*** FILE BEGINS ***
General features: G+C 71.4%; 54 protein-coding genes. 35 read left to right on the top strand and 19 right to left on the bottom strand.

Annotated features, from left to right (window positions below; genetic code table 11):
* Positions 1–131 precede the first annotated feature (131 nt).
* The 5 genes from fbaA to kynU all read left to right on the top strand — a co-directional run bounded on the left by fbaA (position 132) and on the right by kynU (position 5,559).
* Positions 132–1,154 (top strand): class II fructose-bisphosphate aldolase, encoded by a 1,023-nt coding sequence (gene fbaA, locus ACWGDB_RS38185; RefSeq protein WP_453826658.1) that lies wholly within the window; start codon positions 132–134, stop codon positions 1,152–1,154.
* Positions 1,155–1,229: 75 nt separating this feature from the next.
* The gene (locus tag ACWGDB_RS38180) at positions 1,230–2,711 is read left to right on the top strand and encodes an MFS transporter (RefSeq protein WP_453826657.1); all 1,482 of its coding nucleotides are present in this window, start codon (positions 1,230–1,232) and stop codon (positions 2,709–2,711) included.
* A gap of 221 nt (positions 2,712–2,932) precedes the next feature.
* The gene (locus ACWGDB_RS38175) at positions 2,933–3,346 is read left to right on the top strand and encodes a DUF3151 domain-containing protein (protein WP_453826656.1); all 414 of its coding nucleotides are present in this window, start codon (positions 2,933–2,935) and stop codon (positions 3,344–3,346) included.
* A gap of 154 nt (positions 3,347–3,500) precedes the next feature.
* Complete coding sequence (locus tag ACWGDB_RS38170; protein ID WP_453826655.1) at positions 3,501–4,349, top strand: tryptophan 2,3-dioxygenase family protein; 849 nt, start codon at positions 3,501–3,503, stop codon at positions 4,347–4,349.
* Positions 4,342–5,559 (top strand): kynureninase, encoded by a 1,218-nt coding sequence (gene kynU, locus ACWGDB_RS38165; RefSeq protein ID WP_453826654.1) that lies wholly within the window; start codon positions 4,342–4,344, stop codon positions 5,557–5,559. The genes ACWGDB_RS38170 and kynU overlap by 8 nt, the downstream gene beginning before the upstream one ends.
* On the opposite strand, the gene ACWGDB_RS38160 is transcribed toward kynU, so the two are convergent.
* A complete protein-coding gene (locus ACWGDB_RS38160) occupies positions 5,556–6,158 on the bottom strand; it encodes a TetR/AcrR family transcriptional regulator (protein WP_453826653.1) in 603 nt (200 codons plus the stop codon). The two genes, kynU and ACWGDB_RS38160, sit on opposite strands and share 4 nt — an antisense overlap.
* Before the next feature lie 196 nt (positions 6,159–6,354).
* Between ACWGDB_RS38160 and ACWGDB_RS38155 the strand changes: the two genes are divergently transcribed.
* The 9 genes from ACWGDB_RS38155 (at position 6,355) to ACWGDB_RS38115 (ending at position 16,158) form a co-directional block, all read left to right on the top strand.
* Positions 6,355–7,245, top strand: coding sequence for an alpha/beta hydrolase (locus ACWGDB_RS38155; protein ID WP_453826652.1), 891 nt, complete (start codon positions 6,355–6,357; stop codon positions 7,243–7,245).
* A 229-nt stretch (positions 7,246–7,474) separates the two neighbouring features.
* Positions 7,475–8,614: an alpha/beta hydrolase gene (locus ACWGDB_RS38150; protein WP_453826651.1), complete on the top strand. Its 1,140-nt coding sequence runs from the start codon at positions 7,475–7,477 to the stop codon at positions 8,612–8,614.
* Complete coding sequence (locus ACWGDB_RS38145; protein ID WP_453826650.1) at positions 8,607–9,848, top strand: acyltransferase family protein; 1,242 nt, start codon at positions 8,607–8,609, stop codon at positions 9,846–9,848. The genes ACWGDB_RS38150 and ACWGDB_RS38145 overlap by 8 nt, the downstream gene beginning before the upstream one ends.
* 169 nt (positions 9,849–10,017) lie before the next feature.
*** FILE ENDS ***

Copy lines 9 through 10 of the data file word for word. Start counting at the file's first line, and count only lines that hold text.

* The gene (locus ACWGDB_RS38175) at positions 2,933–3,346 is read left to right on the top strand and encodes a DUF3151 domain-containing protein (protein WP_453826656.1); all 414 of its coding nucleotides are present in this window, start codon (positions 2,933–2,935) and stop codon (positions 3,344–3,346) included.
* A gap of 154 nt (positions 3,347–3,500) precedes the next feature.